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Push Back the Poison: Ban Methyl Bromide

by Joshua KarlinerCorpWatch
March 31st, 1997

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The battle over the fumigant methyl bromide is a debate that has raged through the California State government, the U.S. Congress, the White House, and the halls of the United Nations. It is a controversy whose reverberations can be felt in the agricultural heartlands of California and Florida, as well as in nearly every place where the sun shines. Indeed, the outcome of this dispute will determine the future health of workers and local communities currently exposed to methyl bromide poisoning. Resolution of this debate will also largely dictate just how big the hole in the stratospheric ozone layer will become, and just how many people will die of skin cancer.

Methyl bromide is a silent killer. Colorless and odorless, it is highly toxic to a wide spectrum of organisms, including human beings. Due to its lethal nature -- its proficiency in causing neurological damage, reproductive harm and other types of poisonings -- the State of California has been on the verge of banning it for the past decade. The U.S. Environmental Protection Agency has classified methyl bromide as a Class I acute toxin. Due to the threat it poses to the ozone layer, methyl bromide has also been listed as a Class I Ozone Depletor under the United States Clean Air Act, requiring it to be phased out by the year 2001. The United Nations Montreal Protocol on Substances that Deplete the Ozone Layer has also determined that methyl bromide is a first class ozone destroyer and is moving to phase it out on a global scale.

In fact, methyl bromide would be fast on its way out today if it weren't for a small handful of corporations, industry associations and elected officials which have worked stealthily and assiduously to keep this deadly product on the market and in the field. Thus our third CorpWatch Issue takes aim at these Barons of Bromide. Enter the realm of the Barons. There you will see their castle, and when you enter this citadel you will find a rap sheet on the crimes and misdeeds of each Bromide Baron.

Together these rap sheets paint a picture of an industry run amok -- of chemical transnationals and agribusiness conspiring to decide the fate of the Earth based on their bottom lines. It shows how corporations such as Sun-Diamond Growers have paid politicians like California Governor Pete Wilson and former Agriculture Secretary Mike Espy to keep methyl bromide in the field. It documents how corporations such as Great Lakes Chemicals and TriCal have built industry associations that lobby Congress in an attempt to undermine the Clean Air Act, and which work around the clock to prevent the Montreal Protocol from implementing a global ban. Written and produced by CorpWatch partner TRAC, together with the San Francisco-based Political Ecology Group, these rap sheets are extracted from a larger report our organizations will jointly release in April.

The health and environmental effects of methyl bromide are well documented. There is a broad scientific consensus that it should be phased out. For this feature its toxic effects are delineated by the Pesticide Action Network, while its ozone detroying properties are described by the organization Ozone Action. Perhaps more powerful than these analyses and the myriad of links we provide to reputable scientific sources however, is the first hand experience of those in the fields.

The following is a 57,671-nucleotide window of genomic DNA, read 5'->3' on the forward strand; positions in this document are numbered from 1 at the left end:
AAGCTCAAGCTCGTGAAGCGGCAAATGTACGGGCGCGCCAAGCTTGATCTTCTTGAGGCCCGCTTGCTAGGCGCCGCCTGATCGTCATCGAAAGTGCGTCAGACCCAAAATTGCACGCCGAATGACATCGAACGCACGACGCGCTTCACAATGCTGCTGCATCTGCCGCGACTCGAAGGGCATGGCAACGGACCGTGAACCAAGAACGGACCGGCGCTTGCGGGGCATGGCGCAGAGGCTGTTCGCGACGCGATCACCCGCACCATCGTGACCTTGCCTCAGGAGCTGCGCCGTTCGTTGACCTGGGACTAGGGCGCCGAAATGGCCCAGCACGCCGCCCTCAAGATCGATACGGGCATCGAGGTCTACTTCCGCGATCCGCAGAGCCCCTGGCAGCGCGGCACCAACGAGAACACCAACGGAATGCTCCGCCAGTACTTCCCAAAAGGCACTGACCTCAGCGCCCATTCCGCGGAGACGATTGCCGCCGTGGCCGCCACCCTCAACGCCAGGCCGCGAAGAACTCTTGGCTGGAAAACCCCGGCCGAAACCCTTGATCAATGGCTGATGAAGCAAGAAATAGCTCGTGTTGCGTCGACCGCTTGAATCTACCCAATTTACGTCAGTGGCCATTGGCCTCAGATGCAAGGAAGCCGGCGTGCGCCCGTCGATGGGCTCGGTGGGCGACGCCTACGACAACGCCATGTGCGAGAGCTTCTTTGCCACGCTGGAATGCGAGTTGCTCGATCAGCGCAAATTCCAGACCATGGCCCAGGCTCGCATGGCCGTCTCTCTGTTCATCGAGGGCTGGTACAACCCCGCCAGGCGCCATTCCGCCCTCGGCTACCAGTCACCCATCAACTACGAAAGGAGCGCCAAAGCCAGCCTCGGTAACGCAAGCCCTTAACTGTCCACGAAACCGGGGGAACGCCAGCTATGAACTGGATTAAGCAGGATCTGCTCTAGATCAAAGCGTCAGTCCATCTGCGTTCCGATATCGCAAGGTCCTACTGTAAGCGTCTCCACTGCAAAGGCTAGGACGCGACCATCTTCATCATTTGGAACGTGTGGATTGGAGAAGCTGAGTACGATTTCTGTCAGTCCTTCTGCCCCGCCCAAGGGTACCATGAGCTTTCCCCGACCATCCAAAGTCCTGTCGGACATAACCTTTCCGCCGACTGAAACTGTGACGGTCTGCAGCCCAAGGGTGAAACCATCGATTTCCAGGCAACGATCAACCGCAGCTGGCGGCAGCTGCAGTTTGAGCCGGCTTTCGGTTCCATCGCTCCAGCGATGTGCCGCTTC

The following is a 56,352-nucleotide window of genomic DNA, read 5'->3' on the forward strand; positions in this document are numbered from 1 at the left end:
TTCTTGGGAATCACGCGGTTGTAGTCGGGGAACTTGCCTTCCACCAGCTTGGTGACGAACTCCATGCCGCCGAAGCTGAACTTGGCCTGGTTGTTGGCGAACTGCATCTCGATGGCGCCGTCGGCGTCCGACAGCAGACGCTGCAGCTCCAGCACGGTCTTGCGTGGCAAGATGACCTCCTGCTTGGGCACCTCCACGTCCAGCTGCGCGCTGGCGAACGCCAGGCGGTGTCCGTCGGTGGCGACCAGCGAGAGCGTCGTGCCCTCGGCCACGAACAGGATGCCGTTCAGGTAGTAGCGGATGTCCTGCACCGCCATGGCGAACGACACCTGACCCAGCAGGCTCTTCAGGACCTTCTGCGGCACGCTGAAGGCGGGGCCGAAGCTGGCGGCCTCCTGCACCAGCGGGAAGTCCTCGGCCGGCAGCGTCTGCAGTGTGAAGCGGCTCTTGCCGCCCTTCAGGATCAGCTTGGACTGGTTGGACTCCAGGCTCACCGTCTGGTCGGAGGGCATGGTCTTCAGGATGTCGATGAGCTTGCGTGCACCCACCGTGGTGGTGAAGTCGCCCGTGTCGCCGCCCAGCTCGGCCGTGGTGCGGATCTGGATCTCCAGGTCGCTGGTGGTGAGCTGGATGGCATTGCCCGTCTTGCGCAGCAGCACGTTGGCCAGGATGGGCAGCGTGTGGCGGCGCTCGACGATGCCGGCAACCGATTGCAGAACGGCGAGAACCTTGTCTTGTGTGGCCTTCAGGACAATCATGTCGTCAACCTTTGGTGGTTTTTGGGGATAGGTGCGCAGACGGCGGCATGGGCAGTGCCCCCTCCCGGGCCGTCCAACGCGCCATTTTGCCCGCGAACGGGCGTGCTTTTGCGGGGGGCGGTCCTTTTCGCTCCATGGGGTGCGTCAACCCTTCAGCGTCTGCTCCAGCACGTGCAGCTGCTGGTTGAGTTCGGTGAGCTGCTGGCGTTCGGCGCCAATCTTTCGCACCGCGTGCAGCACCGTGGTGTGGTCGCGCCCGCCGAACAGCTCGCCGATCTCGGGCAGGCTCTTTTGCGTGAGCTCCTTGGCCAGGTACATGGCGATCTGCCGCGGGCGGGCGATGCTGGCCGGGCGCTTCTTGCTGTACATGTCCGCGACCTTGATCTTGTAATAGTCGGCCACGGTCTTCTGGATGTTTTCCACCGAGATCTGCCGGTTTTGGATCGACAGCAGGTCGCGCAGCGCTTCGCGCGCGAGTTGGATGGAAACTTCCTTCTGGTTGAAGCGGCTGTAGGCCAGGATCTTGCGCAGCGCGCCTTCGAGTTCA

The people who feel methyl bromide's toxic impacts most acutely are the immigrant farmworkers who labor in and live adjacent to where strawberries, tomatoes and other crops are grown, and which are regularly fumigated by methyl bromide. In this Feature you will find testimony by and photographs of workers directly effected by this deadly pesticide. And, as CorpWatch's interview with United Farm Workers (UFW) leader Dolores Huerta explains, her organization has been on the front lines for a long time, calling for a methyl bromide ban since 1984 during the grape boycott.

The largest use of methyl bromide today is on strawberries. Strawberry workers often live in miserable conditions beside the fields and are regularly exposed to the chemical's toxic drift. The largest union organizing drive in the country today is also in the strawberry fields -- a joint effort between the UFW and the AFL-CIO. As Huerta argues, a unionized workforce provides better wages and more just working conditions, including protection from pesticide poisoning.

The methyl bromide issue creates an opportunity to push back the poison and protect workers, community health and the global ecosystem. As a browsing of the links in our alternatives section will show, there is no single "magic bullet" drop-in chemical substitute for the deadly pesticide. This means that the phase-out of methyl bromide can help break the cycle of one hazardous chemical replacing another and instead help foster a broader transition to ecologically sound, non-chemical agriculture. For this fundamental change to occur however, a transition of another sort must also take place.

That a handful of corporations should become such important players in determining crucial questions of human rights and health, as well as global security points to the increasingly disproportionate political power that corporations wield. The absence of societal mechanisms to reign in this corporate power and suboridinate it to a more democratic process is at the root of the problem that the Barons of Bromide present.

Banning methyl bromide while simultaneously promoting the transformation to non-chemical agriculture will require fostering greater democratic control over corporations in general. This in turn, demands building broad based movements for fundamental change.

-- Joshua Karliner, for the CorpWatch Editorial Board